It isn't always enough to eliminate potential problems. Sometimes you just have to solve them.
Those are among the approaches employed by four Clark County teams this weekend in a regional contest for tech-savvy teens.
The event pits student-built robots in a disc-shooting competition that opened Friday at Veterans Memorial Coliseum in Portland.
The 59 entrants include four local teams: the Green Wrenches, from Evergreen, Heritage, Mountain View and Union high schools; the StormBots, from Vancouver's Skyview High; the Mean Machine, representing Camas, Washougal and Hockinson high schools; and the CloverBots 4-H Club.
The competition continues Saturday, with qualifying matches from 9 a.m. to 12:15 p.m. and final rounds from 1:30-4:30 p.m.
Top finishers qualify for the national championships, April 24-27 in St. Louis. This year's challenge is "Ultimate Ascent," a robot version of Frisbee golf. "Ascent" refers to an additional portion of the challenge, designing a machine that also can scale a pyramid-shaped jungle gym.
Green Wrench veteran Josh Pigman said that their team will try a less-is-better path to nationals.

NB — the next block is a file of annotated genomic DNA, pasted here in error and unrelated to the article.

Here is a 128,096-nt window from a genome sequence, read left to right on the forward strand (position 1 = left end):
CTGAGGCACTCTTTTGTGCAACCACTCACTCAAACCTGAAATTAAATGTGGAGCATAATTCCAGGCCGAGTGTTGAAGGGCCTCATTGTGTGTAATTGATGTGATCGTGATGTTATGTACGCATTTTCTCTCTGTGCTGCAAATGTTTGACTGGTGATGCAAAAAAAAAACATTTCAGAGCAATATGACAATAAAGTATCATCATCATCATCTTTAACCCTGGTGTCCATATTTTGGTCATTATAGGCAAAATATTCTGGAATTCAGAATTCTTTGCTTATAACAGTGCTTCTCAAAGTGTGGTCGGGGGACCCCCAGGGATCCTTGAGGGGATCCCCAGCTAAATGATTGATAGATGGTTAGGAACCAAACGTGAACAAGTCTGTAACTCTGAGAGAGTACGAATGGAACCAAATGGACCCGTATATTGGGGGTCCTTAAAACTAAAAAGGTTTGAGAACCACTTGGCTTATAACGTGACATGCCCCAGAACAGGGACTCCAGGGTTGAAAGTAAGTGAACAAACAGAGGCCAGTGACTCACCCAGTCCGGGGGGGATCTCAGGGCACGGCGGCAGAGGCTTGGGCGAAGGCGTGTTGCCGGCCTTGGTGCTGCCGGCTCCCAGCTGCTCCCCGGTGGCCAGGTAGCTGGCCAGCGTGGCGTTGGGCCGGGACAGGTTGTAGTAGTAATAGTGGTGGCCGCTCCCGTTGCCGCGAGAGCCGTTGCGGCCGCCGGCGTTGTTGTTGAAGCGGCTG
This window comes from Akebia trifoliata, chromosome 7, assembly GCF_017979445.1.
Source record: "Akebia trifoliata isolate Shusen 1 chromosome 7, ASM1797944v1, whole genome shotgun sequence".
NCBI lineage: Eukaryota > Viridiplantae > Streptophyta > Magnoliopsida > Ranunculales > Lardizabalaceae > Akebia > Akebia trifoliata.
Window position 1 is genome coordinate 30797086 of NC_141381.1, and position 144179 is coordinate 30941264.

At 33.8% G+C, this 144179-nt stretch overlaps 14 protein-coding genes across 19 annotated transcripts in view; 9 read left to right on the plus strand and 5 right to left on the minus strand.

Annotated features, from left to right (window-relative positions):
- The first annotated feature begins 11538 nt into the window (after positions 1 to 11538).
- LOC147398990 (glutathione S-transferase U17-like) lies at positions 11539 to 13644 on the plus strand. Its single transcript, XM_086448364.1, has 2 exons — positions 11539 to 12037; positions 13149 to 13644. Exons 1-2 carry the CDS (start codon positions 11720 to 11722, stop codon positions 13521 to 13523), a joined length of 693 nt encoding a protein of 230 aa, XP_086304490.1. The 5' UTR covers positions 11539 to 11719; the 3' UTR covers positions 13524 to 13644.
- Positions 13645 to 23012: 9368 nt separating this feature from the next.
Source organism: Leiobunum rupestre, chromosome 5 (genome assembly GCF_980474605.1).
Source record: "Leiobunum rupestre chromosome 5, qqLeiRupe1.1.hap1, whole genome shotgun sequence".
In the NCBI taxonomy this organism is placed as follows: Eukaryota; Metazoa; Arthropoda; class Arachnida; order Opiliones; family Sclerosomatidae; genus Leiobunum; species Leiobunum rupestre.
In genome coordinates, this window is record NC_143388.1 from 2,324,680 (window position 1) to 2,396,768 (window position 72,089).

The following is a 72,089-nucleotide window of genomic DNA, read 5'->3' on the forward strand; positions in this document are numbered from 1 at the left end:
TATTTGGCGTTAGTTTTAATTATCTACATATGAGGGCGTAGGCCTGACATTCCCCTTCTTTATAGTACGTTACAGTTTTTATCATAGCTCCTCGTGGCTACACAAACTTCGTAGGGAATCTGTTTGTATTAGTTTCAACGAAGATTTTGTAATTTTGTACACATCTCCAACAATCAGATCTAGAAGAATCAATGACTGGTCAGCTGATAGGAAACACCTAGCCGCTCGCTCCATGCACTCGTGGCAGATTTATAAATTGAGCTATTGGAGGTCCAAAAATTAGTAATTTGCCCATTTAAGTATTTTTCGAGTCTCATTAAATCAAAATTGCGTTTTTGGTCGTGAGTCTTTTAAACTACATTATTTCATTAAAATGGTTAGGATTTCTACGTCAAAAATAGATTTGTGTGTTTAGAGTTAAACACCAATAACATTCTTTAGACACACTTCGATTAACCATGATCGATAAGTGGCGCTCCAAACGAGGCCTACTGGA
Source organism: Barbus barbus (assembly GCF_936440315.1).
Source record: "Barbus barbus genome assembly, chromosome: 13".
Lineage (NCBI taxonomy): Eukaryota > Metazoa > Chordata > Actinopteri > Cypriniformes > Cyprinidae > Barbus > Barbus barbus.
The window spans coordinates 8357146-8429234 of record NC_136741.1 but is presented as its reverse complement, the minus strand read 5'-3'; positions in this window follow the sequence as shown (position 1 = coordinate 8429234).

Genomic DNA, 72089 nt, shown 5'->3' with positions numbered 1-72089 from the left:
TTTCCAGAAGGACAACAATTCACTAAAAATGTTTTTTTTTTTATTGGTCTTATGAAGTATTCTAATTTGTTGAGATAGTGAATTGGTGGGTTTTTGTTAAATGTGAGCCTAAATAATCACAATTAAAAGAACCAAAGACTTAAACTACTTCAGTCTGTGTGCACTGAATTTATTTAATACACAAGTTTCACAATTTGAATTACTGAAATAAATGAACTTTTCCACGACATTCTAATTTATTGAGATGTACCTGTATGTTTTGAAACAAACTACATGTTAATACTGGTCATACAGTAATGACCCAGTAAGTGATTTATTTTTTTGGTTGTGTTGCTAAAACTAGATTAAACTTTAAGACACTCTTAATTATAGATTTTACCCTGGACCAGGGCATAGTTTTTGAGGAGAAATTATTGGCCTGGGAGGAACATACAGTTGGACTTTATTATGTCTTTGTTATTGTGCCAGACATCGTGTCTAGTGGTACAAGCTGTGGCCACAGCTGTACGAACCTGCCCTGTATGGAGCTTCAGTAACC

"You have to choose: a shooter or a climber," Pigman said. "We decided to go for a shooter, and we didn't have enough time for a climber."
Still, the Green Wrenches had to do some disc-shooting trouble-shooting Friday when their robot malfunctioned. It turned out to be a faulty connector.
"We figured out the problem, and we're good to go," the Mountain View junior said.
All the teams got the same sets of parts a couple of months ago when Evergreen High hosted this area's challenge kickoff. How the teams assemble the parts is up to them.
"We get calls from coaches who say there are no instructions" in the box, Debra Mumm-Hill, Pacific Northwest director of the competition, said at the January kickoff. "There are no instructions."